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New Testing Unveiled for California Schools, Would Reduce STAR Testing

The state superintendent's plan would emphasize critical thinking skills. Some STAR testing may be suspended. Do you think this is a move in the right direction?

In the near future, California students will be thinking a lot more and filling in fewer bubbles when they take standardized statewide tests.

At a news conference Tuesday morning, state Superintendent Tom Torlakson  unveiled a new testing system for schools statewide.

The new tests follow the guidelines set forth in the Common Core State Standards. Those recommendations were put together last year by a task force that studied new testing methods under a mandate by the state Legislature.

If approved by state legislators, the new testing system would begin in the 2014-2015 school year.

The superintendent is planning to suspend STAR Program assessments for the coming school year unless the exams are specifically mandated by the federal Elementary and Secondary Education Act (ESEA) or used for the Early Assessment Program (EAP).

This change would suspend STAR testing of second graders and end-of-course exams at the high school level.

Torlakson said the current testing system has improved student learning throughout the state, but it's time to move to a different kind of assessment.

"We moving to a new dimension, a higher dimension," said Torlakson.

Torlakson has made a dozen recommendations to the legislature for the Statewide Pupil Assessment System.

One of the keys is to move away from memorization of knowledge and focus more on students' critical thinking, analytical skills and problem solving.

State leaders said the new tests will measure the ability of students to understand and use what they have learned.

“Multiple-choice, fill-in-the-bubble tests alone simply cannot do the job anymore and it’s time for California to move forward with assessments that measure the real-world skills our students need to be ready for a career and for college,” said Torlakson.

"I'm very excited for what this will mean to our students," said state Assemblywoman Susan Bonilla (D-Concord), a former English teacher.

What do you think? Should the state testing system be revamped? Should we leave it alone? Should we be doing statewide testing at all? Let up know in the comments section.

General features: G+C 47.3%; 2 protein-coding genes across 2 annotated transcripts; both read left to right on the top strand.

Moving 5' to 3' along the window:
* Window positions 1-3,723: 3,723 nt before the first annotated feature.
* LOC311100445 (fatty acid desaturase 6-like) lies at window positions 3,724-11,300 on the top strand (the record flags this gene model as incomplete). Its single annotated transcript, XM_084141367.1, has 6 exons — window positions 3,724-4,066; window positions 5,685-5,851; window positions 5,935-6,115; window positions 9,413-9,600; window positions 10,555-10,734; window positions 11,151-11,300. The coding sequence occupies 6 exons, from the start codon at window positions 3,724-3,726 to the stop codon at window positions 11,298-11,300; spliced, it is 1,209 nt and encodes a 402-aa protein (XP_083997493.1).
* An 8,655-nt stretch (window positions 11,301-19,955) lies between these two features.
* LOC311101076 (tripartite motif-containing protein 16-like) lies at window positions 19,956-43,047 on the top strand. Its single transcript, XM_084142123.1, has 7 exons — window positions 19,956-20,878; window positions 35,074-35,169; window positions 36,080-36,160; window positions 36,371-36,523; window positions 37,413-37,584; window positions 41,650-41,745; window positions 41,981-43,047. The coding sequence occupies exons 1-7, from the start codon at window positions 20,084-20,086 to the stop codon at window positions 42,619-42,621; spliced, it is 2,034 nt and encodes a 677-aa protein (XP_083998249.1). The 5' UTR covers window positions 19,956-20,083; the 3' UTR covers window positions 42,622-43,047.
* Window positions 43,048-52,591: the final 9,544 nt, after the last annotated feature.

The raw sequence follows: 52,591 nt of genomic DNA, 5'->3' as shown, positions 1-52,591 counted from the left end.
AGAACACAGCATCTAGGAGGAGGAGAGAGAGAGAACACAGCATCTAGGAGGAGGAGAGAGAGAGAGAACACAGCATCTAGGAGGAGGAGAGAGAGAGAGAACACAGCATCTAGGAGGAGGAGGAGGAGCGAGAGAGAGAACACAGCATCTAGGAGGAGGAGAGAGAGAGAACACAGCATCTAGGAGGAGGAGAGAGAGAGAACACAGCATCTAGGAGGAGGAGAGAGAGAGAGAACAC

Khandrola Dechen January 08, 2013 at 07:59 PM
As a teacher I have to agree, the end of course high school testing is a waste of money. I have often seen certain tests "mandated" for students who haven't finished the course or completed it years earlier - so what are we trying to deteremine with such a motley sample of test subject? Anyone going onto college will be taking SAT/ACT Tests anyway.
richard meyers January 09, 2013 at 02:47 PM
Reducing the amount of standardized testing is a positive move. Standardized tests do not offer an authentic means of testing what a student really knows and even more importantly, how a student thinks. There is no job in America, or anywhere else, that requires workers to bubble in circles. While standardized tests can measure "something," they do not accurately reflect a students ability to think and process information.
tm7 January 09, 2013 at 02:52 PM
I have seen a prototype of the new test: it is horribly imagined and executed. The people who must have written it must have not been in a classroom in years. To make the tests more meaningful, make students accountable for their scores.
Jenny at Berkeley Schools Report January 09, 2013 at 04:49 PM
I think that any assessment that moves towards more problem solving and critical thinking is an improvement, but I'd need to see the actual assessment before forming an opinion about its level of rigor and meaningfulness for students.
Susan Ford January 09, 2013 at 05:30 PM
If it ain't broke, don't try and fix it is my motto. If this also implies that "End of Semester" finals are going to be done away with then that is a bad move. When students take finals, the finals are a good benchmark that measures how well a student is doing, what progress the student has made towards learning the curriculum. I don't see any reason to change this, the only thing I would change is the date the finals are taken and much prefer students to take their finals in December rather than January.

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